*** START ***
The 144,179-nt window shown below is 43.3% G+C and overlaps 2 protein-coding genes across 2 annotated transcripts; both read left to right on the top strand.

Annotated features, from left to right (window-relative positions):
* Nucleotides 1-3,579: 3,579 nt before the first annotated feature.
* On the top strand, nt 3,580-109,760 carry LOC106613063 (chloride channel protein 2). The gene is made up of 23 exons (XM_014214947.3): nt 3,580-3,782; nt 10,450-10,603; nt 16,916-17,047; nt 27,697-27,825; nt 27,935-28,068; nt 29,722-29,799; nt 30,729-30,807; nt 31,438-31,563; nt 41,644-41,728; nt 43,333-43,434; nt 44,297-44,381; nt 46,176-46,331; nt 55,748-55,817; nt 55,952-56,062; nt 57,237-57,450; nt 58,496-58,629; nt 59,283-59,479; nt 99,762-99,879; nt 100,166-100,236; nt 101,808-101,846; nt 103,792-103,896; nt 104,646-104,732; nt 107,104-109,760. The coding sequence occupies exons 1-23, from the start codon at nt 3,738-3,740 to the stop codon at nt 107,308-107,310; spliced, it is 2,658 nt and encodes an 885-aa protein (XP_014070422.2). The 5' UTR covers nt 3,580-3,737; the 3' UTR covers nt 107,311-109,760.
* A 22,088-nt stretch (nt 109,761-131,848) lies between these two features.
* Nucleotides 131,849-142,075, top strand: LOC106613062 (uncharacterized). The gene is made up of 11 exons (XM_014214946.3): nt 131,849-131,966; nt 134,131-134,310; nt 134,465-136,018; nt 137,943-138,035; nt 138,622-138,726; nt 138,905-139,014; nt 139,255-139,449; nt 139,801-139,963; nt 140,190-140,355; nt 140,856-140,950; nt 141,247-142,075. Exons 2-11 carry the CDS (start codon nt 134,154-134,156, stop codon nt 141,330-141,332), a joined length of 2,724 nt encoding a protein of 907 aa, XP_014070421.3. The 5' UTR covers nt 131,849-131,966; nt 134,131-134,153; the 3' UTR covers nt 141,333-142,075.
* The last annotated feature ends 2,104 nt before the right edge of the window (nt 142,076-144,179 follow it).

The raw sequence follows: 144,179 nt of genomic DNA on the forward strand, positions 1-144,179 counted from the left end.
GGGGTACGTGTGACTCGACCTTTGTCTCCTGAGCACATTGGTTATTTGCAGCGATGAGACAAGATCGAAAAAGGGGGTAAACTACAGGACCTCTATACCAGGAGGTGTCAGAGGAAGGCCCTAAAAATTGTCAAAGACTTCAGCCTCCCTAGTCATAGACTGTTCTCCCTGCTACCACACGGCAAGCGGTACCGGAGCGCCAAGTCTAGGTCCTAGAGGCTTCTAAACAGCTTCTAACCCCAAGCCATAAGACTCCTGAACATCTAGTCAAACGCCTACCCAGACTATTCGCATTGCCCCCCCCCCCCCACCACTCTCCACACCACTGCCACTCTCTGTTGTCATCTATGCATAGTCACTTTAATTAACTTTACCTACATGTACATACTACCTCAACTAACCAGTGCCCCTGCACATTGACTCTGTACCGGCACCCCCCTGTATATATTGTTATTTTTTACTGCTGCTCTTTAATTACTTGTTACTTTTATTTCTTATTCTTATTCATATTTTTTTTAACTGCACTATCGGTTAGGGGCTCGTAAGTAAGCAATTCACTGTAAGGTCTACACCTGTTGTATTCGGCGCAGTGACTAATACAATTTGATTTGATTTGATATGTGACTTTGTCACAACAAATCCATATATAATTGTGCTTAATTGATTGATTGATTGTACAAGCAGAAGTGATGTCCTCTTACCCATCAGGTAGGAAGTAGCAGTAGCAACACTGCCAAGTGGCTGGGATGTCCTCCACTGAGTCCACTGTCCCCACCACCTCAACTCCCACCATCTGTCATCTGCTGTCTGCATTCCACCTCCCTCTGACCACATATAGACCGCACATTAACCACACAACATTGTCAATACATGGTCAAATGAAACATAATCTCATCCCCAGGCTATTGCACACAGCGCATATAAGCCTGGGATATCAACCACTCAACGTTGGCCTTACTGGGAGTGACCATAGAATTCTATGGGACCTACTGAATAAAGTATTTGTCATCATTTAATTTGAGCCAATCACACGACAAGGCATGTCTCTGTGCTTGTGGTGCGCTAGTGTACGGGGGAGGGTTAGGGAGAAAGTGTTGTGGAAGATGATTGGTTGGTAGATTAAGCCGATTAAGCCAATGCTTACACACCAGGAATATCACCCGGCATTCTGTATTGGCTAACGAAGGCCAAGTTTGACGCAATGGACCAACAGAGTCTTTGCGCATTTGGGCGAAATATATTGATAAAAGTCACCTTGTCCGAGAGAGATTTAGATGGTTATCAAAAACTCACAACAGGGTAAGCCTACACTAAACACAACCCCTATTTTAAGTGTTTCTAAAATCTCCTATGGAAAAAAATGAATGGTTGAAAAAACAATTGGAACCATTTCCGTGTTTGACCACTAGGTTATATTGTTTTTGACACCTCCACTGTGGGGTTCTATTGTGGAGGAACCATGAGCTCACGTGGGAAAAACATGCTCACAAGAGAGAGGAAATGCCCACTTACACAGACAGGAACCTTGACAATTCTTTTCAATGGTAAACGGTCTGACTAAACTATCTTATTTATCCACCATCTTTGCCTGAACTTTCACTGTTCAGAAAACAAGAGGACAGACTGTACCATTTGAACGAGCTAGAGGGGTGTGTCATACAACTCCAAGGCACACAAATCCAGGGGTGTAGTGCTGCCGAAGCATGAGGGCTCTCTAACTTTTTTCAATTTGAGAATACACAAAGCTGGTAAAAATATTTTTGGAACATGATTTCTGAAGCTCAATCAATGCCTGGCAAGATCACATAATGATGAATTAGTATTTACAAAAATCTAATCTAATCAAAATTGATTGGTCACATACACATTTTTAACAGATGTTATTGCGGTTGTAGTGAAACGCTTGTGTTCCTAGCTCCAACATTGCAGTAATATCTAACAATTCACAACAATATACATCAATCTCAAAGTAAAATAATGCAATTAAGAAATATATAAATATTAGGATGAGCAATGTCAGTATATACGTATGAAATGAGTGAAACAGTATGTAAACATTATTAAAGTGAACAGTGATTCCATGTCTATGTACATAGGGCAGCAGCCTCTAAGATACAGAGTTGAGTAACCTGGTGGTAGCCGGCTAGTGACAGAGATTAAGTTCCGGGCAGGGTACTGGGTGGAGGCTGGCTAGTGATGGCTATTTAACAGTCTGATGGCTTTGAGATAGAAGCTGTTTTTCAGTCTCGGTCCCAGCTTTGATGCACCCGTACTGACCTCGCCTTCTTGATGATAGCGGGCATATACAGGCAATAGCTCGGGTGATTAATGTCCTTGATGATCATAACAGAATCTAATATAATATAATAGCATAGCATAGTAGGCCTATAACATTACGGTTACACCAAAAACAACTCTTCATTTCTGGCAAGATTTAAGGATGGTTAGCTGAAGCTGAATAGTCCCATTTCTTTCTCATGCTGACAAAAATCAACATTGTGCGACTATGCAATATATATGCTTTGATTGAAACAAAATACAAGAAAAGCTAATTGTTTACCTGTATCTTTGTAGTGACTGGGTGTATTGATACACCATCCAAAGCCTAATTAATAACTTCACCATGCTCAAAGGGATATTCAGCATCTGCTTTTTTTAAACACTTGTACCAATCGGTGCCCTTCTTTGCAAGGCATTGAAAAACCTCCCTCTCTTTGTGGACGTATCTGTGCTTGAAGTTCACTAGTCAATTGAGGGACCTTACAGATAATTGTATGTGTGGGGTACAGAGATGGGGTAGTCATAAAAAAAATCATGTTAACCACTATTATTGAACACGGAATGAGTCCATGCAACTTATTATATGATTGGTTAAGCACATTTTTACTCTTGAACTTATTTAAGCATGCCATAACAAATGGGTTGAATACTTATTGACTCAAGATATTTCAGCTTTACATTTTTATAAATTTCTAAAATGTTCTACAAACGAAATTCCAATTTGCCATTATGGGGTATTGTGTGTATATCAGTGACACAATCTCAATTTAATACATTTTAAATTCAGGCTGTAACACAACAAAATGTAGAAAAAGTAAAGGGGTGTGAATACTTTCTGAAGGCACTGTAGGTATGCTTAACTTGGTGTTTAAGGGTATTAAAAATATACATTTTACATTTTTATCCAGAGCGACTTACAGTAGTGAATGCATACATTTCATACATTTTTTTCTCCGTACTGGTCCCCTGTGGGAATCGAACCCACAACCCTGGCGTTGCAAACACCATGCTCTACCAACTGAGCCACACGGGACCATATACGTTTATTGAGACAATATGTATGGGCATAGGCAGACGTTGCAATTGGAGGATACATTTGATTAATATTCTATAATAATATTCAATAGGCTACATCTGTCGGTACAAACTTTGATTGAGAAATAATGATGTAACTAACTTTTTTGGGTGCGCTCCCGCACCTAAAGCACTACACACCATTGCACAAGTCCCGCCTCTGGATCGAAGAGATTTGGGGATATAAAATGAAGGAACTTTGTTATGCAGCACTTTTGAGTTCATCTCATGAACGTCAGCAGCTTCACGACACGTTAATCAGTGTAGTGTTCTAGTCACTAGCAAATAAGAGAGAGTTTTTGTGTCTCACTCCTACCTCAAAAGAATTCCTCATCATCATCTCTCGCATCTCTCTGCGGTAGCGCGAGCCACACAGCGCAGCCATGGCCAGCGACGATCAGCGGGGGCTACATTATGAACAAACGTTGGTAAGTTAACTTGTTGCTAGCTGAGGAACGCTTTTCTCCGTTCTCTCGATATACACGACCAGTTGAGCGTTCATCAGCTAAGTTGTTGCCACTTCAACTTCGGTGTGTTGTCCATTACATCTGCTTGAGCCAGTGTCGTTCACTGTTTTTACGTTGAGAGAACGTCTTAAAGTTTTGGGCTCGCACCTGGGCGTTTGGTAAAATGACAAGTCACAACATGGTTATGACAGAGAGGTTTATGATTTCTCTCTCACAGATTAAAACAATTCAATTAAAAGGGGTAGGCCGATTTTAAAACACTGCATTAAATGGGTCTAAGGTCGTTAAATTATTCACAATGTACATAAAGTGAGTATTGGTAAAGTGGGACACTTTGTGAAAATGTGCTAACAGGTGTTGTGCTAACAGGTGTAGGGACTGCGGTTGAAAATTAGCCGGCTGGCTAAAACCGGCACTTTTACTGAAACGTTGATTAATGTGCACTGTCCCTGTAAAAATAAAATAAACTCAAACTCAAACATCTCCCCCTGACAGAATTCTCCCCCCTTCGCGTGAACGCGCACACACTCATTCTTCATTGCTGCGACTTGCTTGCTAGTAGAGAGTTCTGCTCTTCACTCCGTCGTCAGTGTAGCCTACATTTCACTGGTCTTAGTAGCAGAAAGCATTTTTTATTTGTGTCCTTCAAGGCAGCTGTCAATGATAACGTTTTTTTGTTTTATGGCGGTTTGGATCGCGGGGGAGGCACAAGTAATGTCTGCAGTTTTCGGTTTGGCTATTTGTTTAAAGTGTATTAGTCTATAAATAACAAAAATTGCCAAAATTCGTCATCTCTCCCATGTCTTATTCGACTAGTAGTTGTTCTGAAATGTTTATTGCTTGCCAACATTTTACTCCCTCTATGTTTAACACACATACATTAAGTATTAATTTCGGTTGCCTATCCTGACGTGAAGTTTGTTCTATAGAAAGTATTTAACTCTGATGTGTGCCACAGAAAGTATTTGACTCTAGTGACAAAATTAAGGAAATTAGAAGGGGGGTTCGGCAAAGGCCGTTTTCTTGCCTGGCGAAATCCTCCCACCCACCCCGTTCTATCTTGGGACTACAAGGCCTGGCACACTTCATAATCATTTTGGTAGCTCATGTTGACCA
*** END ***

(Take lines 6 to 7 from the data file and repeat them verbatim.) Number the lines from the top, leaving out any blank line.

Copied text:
* Nucleotides 131,849-142,075, top strand: LOC106613062 (uncharacterized). The gene is made up of 11 exons (XM_014214946.3): nt 131,849-131,966; nt 134,131-134,310; nt 134,465-136,018; nt 137,943-138,035; nt 138,622-138,726; nt 138,905-139,014; nt 139,255-139,449; nt 139,801-139,963; nt 140,190-140,355; nt 140,856-140,950; nt 141,247-142,075. Exons 2-11 carry the CDS (start codon nt 134,154-134,156, stop codon nt 141,330-141,332), a joined length of 2,724 nt encoding a protein of 907 aa, XP_014070421.3. The 5' UTR covers nt 131,849-131,966; nt 134,131-134,153; the 3' UTR covers nt 141,333-142,075.
* The last annotated feature ends 2,104 nt before the right edge of the window (nt 142,076-144,179 follow it).